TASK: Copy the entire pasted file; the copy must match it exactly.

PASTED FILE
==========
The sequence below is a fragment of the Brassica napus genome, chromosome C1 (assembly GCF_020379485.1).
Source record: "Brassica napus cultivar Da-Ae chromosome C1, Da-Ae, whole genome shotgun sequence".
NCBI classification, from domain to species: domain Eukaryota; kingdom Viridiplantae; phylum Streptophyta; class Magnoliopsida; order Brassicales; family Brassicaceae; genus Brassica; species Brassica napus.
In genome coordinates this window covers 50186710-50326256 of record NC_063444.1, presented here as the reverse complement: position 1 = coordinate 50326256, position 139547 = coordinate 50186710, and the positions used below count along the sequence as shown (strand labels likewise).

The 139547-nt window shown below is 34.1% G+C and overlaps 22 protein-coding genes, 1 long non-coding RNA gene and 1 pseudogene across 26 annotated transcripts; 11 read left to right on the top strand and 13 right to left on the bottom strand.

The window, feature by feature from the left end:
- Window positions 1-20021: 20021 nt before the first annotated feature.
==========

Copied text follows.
The sequence below is a fragment of the Brassica napus genome, chromosome C1 (assembly GCF_020379485.1).
Source record: "Brassica napus cultivar Da-Ae chromosome C1, Da-Ae, whole genome shotgun sequence".
NCBI classification, from domain to species: domain Eukaryota; kingdom Viridiplantae; phylum Streptophyta; class Magnoliopsida; order Brassicales; family Brassicaceae; genus Brassica; species Brassica napus.
In genome coordinates this window covers 50186710-50326256 of record NC_063444.1, presented here as the reverse complement: position 1 = coordinate 50326256, position 139547 = coordinate 50186710, and the positions used below count along the sequence as shown (strand labels likewise).

The 139547-nt window shown below is 34.1% G+C and overlaps 22 protein-coding genes, 1 long non-coding RNA gene and 1 pseudogene across 26 annotated transcripts; 11 read left to right on the top strand and 13 right to left on the bottom strand.

The window, feature by feature from the left end:
- Window positions 1-20021: 20021 nt before the first annotated feature.